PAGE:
The average couple retiring today at the age of 65 will need close to a whopping $300,000 to cover health care and medical expenses in retirement, according to an estimate by Fidelity, assuming lifespans of 87 (male) and 89 (female).
A Health Savings Account, or HSA, is a unique, tax-advantaged account that can be used to pay for current or future healthcare expenses.
If you are enrolled in a high-deductible health insurance plan (HDHP) you can qualify for an HSA. These plans are re-visited each year by the IRS, who determines the minimum deductible they must have and the maximum amount a plan-holder can spend out-of-pocket.
While the intention of the plan is to accumulate savings for medical expenses the savings can be used for general expenses after the age of 65 making it an attractive retirement savings options especially since there are no income limitations unlike an IRA or a Roth IRA.
HSA Contribution Limits for 2020:
HSA allows you to set aside funds for future medical expenses. The new limits for health savings accounts (HSA) for 2020 are going up $50 for individual coverage and $100 for family coverage. The catch-up contribution limit for those over age 55 will remain at $1,000.
Annual contribution limits: For calendar year 2020, the annual limit for HSA savings for an individual with self coverage is $3,550 and for an individual with family coverage it is $7,100.
High deductible health plan: For calendar year 2020, a HDHP is defined as a health plan with an annual deductible that is not less than $1,400 for self coverage or $2,800 for family coverage.
The annual out-of-pocket expenses (deductibles, co-payments, and other amounts, but not premiums) also should not exceed $6,900 for self coverage or $13,800 for family coverage.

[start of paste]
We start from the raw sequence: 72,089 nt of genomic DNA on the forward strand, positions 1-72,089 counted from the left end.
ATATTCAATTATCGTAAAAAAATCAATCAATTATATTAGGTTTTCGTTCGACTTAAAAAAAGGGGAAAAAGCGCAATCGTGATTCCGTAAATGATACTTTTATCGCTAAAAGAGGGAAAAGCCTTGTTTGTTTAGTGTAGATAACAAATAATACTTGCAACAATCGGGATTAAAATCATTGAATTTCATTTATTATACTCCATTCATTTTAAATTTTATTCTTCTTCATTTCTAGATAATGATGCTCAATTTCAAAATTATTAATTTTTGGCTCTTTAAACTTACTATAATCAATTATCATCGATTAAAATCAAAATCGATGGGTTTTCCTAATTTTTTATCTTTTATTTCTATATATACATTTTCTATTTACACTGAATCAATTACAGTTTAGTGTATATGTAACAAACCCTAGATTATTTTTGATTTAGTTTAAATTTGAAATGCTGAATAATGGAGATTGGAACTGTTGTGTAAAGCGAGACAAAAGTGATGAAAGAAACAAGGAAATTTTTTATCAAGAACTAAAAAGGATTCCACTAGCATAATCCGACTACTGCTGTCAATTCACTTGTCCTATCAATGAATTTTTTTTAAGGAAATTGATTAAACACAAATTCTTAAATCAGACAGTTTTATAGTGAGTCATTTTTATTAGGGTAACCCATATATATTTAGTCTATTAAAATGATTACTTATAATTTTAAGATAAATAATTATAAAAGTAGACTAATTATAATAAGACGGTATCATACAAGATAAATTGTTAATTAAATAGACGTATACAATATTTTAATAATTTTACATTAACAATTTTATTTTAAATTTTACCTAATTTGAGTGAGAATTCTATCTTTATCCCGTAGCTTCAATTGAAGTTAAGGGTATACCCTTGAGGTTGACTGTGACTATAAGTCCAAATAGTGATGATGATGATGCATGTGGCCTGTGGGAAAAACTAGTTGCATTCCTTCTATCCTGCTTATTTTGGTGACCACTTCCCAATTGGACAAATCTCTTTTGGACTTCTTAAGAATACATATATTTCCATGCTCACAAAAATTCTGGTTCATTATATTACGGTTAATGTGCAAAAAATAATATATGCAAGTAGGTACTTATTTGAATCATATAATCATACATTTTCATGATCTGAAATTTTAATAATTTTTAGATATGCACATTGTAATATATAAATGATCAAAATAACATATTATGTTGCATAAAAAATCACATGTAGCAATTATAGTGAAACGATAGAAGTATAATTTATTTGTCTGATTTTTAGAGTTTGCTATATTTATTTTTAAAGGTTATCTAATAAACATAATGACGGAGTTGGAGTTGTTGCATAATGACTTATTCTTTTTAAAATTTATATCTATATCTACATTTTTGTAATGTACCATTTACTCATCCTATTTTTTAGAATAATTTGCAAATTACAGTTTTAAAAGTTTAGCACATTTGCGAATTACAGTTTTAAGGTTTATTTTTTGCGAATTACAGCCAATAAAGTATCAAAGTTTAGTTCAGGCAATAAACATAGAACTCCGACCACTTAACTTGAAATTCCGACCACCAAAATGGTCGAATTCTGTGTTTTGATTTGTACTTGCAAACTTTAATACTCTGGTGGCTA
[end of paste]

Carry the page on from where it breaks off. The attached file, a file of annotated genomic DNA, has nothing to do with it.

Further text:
HSA Plans in Numbers
|Maximum Out of Pocket|
HSA offers Multiple Tax Benefits:
- Contributions are tax deductible: Similar to a 401(k), one can contribute pre-tax dollars to a HSA, which reduces your taxable income for the year.
- Earnings grow tax-free: Another benefit of HSAs is that the contributions can be invested in mutual funds, stocks and other investment tools. There are various companies that can help you do this, depending on your investing preferences.
- You can withdraw money tax-free: If it’s used for qualified medical expenses. You can find a list of these expenses on the IRS’s website.
- Unlocks after 65: Up until the age of 65 the HSA account can only be used to pay towards medical expenses. After the age of 65, funds can be withdrawn for any purpose without penalty, but may be subject to income tax if not used for IRS-qualified medical expenses.
Your HSA Rolls over Annually
The great thing about an HSA is that it stays with you. So if you get a new job or health plan, you keep your HSA. You can roll the account into your new employer’s plan or leave it alone. Either way, those funds are yours to use for qualified expenses.3